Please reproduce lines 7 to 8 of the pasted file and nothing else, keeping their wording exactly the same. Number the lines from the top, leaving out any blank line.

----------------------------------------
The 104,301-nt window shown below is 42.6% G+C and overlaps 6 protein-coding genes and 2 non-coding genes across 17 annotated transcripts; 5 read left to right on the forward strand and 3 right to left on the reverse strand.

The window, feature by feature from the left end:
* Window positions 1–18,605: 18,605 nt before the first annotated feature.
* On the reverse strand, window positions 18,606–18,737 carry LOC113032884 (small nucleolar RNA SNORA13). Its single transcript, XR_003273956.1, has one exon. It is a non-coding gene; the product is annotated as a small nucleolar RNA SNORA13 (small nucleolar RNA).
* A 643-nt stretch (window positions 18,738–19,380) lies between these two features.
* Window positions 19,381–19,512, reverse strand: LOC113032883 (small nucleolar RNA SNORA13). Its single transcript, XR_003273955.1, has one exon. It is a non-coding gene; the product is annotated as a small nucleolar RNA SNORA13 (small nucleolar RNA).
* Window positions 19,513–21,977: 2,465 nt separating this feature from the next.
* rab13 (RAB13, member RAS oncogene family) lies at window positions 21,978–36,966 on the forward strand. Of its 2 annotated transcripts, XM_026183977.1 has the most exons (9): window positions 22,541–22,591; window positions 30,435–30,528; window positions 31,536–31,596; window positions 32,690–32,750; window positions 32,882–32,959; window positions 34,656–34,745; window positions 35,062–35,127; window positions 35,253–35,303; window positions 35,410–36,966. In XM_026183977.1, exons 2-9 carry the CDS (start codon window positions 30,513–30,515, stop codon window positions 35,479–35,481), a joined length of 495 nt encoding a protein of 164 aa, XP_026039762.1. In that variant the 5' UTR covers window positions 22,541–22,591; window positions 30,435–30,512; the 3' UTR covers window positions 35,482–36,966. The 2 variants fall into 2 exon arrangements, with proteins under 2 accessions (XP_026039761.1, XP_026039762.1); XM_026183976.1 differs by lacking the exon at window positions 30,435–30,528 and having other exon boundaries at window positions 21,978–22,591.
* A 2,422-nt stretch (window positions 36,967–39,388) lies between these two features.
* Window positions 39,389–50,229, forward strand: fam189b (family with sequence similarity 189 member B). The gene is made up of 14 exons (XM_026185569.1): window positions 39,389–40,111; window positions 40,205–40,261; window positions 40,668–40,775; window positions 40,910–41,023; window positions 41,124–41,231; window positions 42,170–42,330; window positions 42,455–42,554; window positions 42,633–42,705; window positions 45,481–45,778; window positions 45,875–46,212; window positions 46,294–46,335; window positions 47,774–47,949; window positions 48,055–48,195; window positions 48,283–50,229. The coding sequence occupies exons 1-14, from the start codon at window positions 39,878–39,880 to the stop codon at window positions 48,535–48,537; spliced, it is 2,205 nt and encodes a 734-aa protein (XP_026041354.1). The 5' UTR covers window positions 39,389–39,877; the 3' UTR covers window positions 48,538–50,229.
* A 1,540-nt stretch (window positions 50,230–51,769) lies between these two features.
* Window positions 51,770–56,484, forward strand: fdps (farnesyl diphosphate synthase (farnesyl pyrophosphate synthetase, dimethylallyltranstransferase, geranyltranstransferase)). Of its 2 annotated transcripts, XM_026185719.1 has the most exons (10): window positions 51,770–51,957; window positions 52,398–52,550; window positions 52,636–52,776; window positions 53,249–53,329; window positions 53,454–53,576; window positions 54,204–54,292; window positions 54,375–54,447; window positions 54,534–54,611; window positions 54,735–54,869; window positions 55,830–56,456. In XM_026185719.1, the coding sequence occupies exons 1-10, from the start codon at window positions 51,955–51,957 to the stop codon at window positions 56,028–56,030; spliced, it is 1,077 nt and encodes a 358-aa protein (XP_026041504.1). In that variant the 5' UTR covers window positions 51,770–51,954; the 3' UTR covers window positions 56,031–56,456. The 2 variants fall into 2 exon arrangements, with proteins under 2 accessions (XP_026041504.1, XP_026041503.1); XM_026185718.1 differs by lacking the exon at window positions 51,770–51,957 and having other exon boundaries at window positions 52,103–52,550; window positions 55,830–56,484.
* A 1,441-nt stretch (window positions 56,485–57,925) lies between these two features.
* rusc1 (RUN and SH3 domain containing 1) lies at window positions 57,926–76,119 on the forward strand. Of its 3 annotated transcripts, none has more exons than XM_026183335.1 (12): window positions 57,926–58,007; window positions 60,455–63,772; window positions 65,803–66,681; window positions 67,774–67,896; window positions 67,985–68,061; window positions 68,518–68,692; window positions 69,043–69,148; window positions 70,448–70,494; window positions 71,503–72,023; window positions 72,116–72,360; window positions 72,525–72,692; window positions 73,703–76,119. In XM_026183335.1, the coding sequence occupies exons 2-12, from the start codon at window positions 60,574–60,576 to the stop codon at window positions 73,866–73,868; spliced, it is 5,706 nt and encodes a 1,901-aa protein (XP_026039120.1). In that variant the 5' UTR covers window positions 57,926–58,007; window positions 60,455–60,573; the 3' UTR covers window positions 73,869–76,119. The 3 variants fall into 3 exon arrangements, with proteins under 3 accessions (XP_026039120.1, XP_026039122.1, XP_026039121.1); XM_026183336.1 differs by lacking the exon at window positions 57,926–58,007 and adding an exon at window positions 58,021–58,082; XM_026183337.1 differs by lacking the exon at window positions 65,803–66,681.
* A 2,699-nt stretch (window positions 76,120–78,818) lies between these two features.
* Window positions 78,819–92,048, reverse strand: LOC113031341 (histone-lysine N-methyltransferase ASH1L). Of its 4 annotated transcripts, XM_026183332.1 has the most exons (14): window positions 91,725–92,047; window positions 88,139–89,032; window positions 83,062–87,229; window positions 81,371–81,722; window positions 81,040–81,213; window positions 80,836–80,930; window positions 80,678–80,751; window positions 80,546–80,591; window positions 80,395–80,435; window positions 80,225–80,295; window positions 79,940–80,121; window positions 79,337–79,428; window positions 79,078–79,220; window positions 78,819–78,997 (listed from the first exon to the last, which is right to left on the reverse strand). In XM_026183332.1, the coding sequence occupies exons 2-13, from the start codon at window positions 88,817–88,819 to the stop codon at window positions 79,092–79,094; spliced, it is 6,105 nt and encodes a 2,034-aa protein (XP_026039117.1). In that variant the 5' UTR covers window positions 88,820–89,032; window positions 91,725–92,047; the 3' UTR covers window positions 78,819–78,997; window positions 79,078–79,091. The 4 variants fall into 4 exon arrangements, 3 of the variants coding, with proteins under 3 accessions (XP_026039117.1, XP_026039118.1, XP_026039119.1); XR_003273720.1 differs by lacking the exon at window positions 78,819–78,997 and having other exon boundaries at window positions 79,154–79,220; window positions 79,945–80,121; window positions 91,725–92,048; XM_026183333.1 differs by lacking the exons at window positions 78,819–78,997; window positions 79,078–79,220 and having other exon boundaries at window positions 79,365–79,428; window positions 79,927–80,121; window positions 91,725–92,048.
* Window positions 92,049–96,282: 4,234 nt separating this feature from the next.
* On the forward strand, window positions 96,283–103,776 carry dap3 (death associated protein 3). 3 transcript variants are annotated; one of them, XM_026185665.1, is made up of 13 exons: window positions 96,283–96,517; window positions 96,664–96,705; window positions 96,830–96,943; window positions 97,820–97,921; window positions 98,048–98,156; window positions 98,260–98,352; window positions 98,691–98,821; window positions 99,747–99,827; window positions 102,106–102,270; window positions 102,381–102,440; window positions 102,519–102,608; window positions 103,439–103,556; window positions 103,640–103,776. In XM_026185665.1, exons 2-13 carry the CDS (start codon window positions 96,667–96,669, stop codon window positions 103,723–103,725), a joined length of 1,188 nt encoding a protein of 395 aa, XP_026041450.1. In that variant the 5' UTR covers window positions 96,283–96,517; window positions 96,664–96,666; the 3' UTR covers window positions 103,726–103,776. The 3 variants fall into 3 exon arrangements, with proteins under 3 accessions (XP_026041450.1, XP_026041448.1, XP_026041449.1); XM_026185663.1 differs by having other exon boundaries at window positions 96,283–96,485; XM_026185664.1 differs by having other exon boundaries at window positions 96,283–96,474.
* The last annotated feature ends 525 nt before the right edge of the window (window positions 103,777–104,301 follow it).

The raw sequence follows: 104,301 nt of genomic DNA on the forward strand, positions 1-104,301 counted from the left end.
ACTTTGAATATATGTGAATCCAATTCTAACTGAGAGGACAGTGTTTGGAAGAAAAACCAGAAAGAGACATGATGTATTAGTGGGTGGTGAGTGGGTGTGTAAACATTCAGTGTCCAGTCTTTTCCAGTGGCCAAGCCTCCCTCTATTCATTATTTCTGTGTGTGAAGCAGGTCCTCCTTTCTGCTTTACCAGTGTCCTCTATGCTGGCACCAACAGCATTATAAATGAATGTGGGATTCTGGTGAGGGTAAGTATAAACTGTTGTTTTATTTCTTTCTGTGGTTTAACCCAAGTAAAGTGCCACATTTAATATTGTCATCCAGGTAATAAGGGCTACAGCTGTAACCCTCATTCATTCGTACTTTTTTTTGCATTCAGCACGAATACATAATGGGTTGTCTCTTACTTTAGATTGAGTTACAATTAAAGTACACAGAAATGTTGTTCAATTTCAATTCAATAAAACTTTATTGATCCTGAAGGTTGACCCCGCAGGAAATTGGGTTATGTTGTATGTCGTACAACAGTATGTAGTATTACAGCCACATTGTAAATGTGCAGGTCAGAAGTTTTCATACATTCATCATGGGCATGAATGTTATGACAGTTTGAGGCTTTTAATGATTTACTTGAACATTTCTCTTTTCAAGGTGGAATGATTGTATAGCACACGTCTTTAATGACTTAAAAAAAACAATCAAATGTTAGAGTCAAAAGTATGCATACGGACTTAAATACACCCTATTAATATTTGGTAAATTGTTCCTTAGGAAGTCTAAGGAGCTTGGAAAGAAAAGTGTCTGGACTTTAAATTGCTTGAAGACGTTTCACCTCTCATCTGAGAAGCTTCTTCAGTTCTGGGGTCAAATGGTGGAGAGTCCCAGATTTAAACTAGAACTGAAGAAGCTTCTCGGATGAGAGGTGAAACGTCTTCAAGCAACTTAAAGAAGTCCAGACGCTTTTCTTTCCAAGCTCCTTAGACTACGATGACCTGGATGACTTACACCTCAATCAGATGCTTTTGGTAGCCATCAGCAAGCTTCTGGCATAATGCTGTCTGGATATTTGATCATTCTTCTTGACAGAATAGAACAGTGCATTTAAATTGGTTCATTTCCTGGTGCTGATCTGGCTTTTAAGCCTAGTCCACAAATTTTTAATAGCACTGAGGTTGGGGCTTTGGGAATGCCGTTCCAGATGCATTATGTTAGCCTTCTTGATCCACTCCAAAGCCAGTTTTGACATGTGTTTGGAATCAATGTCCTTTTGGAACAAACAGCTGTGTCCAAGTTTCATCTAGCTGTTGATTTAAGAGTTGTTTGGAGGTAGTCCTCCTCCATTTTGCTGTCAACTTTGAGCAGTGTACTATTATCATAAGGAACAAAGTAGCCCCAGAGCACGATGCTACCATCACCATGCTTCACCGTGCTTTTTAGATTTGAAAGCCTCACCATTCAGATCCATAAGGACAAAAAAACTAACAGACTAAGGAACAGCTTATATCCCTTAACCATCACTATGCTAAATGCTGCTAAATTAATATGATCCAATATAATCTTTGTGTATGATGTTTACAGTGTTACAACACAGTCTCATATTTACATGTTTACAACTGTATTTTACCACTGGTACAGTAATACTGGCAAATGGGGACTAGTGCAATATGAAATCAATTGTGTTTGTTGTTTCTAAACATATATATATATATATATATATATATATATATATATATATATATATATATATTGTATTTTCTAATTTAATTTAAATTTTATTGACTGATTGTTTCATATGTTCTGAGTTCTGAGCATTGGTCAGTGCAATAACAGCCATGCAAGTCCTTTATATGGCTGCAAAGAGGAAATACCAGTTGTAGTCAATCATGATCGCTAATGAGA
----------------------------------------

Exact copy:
* Window positions 19,513–21,977: 2,465 nt separating this feature from the next.
* rab13 (RAB13, member RAS oncogene family) lies at window positions 21,978–36,966 on the forward strand. Of its 2 annotated transcripts, XM_026183977.1 has the most exons (9): window positions 22,541–22,591; window positions 30,435–30,528; window positions 31,536–31,596; window positions 32,690–32,750; window positions 32,882–32,959; window positions 34,656–34,745; window positions 35,062–35,127; window positions 35,253–35,303; window positions 35,410–36,966. In XM_026183977.1, exons 2-9 carry the CDS (start codon window positions 30,513–30,515, stop codon window positions 35,479–35,481), a joined length of 495 nt encoding a protein of 164 aa, XP_026039762.1. In that variant the 5' UTR covers window positions 22,541–22,591; window positions 30,435–30,512; the 3' UTR covers window positions 35,482–36,966. The 2 variants fall into 2 exon arrangements, with proteins under 2 accessions (XP_026039761.1, XP_026039762.1); XM_026183976.1 differs by lacking the exon at window positions 30,435–30,528 and having other exon boundaries at window positions 21,978–22,591.